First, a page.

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Our Blog: Chocolate Talk

How It's Made: Chocolate Farm Eggs

Chocolate Farm Eggs

Being a chocolatier requires all sorts of fiddly detail work, and none of our chocolate demands so much concentration as our Farm Egg truffles. These speckled, ganache and caramel-filled beauties are a lot of work, but when they pop out of their molds, all glistening and (hopefully) flawless, it's all worth it.

We'll take you through the process of making one of our coconut lime Farm Eggs from start to finish.

Step 1: The filling

First, we prep the coconut-lime filling so that it has time to cool and set before being piped into the eggshells. We mix together heavy cream, shredded toasted coconut, and lime zest and bring it to a simmer before pouring the mixture over white chocolate. When mixed together, the ingredients form a velvety emulsion called a ganache. Below, the finished filling.

Hedonist Chocolates - Making Coconut Putting the lime in the coconut.

Step 2: The molds

Next, we hand-paint our molds with dyed cocoa butter. For white chocolate eggs, the molds get a coating of purplish, iridescent cocoa butter, which we apply with a paintbrush. Next, they're speckled with green and dark blue. The secret to those tiny specks? A regular ol' toothrush. No, really. We dip (clean) toothbrushes into cocoa butter paint and then run a finger through the bristles so that they spring back, flicking micro-splatters of color onto the molds (and sometimes everywhere else).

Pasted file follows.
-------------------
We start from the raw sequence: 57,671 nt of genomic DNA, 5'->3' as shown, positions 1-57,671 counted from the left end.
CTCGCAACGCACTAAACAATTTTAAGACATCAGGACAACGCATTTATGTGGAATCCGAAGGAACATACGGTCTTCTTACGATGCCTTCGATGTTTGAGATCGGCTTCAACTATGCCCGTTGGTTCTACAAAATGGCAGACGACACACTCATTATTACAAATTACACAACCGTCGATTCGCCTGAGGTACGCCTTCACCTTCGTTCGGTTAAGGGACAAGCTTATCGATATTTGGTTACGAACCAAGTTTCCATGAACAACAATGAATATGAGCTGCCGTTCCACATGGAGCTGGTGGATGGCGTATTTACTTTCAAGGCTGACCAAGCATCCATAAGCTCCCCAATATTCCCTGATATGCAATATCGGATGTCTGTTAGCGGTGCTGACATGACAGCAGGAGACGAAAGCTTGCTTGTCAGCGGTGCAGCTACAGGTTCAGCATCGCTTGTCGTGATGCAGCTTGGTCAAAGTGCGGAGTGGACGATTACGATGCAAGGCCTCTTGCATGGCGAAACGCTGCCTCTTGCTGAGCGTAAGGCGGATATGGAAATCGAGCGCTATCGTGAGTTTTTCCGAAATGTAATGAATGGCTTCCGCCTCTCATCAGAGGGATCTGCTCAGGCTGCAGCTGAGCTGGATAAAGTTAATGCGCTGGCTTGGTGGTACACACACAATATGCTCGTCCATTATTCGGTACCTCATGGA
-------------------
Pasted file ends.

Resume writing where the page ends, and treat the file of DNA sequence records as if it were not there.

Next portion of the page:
Kaila Painting Molds Not pictured: the hours and hours spent cleaning these molds with cotton balls.

Step 3: The shells

Any filled, molded chocolate we make involves a process we call "shelling." After our colors have set, we fill our painted molds to the brim with melted chocolate, and then immediately pour it back out again. This process leaves behind a thin layer of chocolate, which will set and become our eggshell. The molds are placed on a rack upside down, so that the chocolate doesn't pool in the bottom.

Chocolate Filling Molds Kaila fills the egg molds with white chocolate.
Emptying Molds The excess chocolate is poured right back into the tempering machine - nothing goes to waste!

Step 4: Filling & capping

Now we've got a lovely, empty white chocolate shell with plenty of room for filling. A gob of ganache is piped into each cavity with a piping bag (essentially a triangular plastic bag with the corner snipped off). The eggs are then "capped" by spreading a layer of white chocolate over the surface of the mold. This final step seals in the filling and finishes off what will become the bottom of the egg.

Emptying Molds

Step 5: Unmolding

After being capped, the eggs are typically left to set up overnight. The next day, they are very carefully removed from their molds (they are just as fragile as real eggs!). If all goes well, we need only flip over the mold for the eggs to pop out - although sometimes they need a little coaxing. Any extra chocolate left on the surface of the mold can be chipped off and melted back down again.

We repeat steps one through five for the milk and dark chocolate Farm Eggs, using different colored speckles and different flavors of filling. When finished, the egg trios are packed up in Easter grass and then hit the shelves.

These Easter truffles are in stock for a limited time, so snap up a box before we close down the egg farm! Shop our Easter chocolates today!

Farm Egg Truffles Hedonist Farm Egg Truffles, available for Easter
Pleasure, handcrafted. Hedonist Artisan Chocolates are handmade with fresh ingredients to give as gifts or indulge yourself.
© 2018 Hedonist Artisan Chocolates. All Rights Reserved. Hedonist Artisan Chocolates 674 South Avenue Rochester, NY 14620 585.461.2815
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